A former midlevel prosecutor’s ambition and rise in Pennsylvania politics is a sign of the times in American politics.
In under a year, Kathleen Kane has gone from an unknown Lackawanna County assistant district attorney to the powerful position of the state’s attorney general. If you believe the gossip surrounding her, she is a prospective candidate for every elected office imaginable, including governor, U.S. senator and president.
When Kane, the wife of a wealthy Scranton businessman, ran for attorney general last year, she benefited from a Bill Clinton political score that needed to be settled. Her better-known, union-endorsed primary opponent, former Congressman Patrick Murphy, had done the unthinkable in 2008 and endorsed Barack Obama over Hillary Clinton in the state Democrat primary.
Clinton repaid that favor by fundraising, endorsing, cutting ads and bringing out the big guns for Kane over Murphy. He thereby reminded Pennsylvanians and Washington political-watchers that the Clinton machine still has big game in a big state — and that Kane was their girl.
Kane won and, ever since, has dabbled in the politically hot topics that secure wins in bigger Democrat primaries, issues such as gay marriage, climate change and big business.
First, despite her campaign promise to not act like a politician as attorney general, she announced this summer that she would not go to court to defend the state’s ban on gay marriage — even though her job is to defend state laws, regardless of her personal feelings or political ambitions.
In September she filed criminal charges against Exxon Mobil subsidiary XTO Energy Inc., two months after XTO reached a civil settlement with the U.S. Environmental Protection Agency and the U.S. Department of Justice. Her move (which, at its most basic level, attempts to punish a company twice for the same mistake) raised grave concerns in the natural-gas industry — but it earned her the political love and adoration of anti-fracking activists.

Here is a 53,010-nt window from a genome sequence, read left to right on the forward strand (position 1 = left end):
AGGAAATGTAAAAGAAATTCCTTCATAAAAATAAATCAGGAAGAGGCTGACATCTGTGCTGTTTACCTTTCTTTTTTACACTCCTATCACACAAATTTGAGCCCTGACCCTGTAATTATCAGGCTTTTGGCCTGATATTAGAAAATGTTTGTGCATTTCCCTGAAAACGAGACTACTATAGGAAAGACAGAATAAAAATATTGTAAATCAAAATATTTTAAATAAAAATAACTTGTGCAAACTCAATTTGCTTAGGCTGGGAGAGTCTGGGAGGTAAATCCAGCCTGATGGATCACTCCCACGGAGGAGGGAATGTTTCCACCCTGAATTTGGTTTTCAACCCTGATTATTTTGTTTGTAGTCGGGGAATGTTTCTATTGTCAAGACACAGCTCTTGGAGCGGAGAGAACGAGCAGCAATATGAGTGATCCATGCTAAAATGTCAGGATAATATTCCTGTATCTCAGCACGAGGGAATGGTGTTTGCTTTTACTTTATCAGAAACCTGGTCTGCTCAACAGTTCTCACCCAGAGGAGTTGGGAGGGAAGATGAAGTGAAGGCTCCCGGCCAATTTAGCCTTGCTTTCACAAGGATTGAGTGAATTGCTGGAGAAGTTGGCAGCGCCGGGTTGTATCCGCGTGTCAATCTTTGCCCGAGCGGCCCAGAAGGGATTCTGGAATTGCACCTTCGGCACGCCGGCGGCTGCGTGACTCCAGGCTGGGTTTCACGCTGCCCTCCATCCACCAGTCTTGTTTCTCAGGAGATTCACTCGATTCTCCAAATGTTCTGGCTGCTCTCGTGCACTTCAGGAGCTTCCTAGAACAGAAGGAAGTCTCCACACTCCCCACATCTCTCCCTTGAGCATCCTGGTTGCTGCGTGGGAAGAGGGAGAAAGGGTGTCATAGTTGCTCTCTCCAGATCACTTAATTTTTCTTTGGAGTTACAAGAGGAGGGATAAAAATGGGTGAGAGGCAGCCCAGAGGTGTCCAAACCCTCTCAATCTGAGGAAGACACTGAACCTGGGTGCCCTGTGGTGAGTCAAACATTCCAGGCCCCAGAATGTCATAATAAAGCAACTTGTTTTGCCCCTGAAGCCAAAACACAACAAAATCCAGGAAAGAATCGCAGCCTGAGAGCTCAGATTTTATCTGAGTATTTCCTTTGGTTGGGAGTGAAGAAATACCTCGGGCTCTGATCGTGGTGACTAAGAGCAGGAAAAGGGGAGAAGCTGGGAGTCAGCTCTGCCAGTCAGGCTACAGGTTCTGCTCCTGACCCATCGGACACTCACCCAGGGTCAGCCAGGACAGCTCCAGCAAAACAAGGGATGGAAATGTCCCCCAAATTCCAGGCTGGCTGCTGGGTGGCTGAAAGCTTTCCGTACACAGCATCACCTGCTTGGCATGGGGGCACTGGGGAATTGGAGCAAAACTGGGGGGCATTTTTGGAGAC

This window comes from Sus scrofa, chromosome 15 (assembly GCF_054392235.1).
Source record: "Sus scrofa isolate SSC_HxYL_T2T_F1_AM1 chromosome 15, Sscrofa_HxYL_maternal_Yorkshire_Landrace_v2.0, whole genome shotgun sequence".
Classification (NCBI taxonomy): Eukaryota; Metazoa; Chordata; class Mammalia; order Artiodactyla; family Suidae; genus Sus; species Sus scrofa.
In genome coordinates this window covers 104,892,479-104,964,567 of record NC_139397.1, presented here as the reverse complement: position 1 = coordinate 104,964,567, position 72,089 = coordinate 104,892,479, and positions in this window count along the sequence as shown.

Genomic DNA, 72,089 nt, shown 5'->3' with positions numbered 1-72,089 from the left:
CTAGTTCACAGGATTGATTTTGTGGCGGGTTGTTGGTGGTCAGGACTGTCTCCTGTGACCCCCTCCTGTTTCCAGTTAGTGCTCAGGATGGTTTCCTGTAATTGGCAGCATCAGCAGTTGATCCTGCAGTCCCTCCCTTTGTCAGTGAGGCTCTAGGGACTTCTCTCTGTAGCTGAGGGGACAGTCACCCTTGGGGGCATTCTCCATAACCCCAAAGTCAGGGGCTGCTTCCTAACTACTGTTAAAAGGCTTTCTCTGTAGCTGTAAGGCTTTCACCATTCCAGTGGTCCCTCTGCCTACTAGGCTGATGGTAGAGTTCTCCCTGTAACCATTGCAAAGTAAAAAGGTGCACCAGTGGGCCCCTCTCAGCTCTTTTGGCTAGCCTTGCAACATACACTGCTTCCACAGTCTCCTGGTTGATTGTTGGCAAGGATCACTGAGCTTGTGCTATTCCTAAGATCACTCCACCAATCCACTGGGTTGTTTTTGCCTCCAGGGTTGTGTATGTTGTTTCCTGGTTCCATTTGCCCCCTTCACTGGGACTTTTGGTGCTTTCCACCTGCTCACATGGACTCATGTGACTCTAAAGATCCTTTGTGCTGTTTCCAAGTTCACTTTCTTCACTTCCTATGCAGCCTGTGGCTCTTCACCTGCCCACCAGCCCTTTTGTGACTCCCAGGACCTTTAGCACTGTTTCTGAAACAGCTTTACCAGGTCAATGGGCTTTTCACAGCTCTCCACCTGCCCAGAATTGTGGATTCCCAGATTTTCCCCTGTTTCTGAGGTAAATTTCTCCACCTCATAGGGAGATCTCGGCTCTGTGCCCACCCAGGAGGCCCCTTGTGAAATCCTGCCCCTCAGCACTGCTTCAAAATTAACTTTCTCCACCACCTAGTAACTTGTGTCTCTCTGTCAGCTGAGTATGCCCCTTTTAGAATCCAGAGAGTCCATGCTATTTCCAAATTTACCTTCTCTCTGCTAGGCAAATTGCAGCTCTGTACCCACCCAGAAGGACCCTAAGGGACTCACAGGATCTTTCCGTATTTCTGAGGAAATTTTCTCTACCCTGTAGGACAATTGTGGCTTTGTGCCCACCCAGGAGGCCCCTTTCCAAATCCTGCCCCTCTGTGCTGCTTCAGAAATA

Then she went after big business when she joined the Justice Department to oppose U.S. Airways’ merger with American Airlines. Democrat attorneys general in North Carolina and other states stayed out of the fray, but Kane said she needed to protect consumers from baggage-fee and fare increases that would result from the merger. In the end, she got nothing.
Kane, 47, denies any aspirations beyond her job as the state’s top cop. Yet three "people close to her" told the Philadelphia Daily News that she may challenge Republican Sen. Pat Toomey in 2016.
Make no mistake, she’s running for something: You don’t arrive at the premier event of the year for Keystone State politicos, the annual Pennsylvania Society gathering in New York City, with prominent Democrat fundraiser Aubrey Montgomery at your side for no reason.
Kane is everything that national Democrats need in order to tell a good story about the party to prospective voters. Her narrative is Democrat gold — blue-collar background from "hard-scrabble" Scranton (move over, Joe Biden), mopped floors while attending law school at Temple University in Philadelphia, married a wealthy scion of a Scranton family (self-funding is always attractive), two kids, prosecuted the bad guys in her hometown.
When she won the top-cop job last year, she was the first Democrat and woman to do so since the office was created in 1980 as a statewide-elected row office.
She can boast that she was the top vote-getter in the state in the general election, beating the raw numbers of fellow Democrats Barack Obama and U.S. Sen. Bob Casey.
Democrats had a rough year in 2013, only slightly less rough than Republicans; they are looking for bright, shiny stars to point to as "doers" as they ramp up for an attempt to win back or hold power in the U.S. House and Senate in 2014.
Keep an eye on the Democrats’ new "it girl." With the Clintons guiding her, she might attract more crowds than any Democrat in the state, including Obama.
Keep an eye, too, on the city of Scranton, the summer home of Hillary Rodham Clinton’s family and the backdrop for Biden’s youth. It is the unofficial epicenter of Pennsylvania politics and, by default, the cornerstone of the Democratic Party.
Pittsburgh Tribune-Review Political Reporter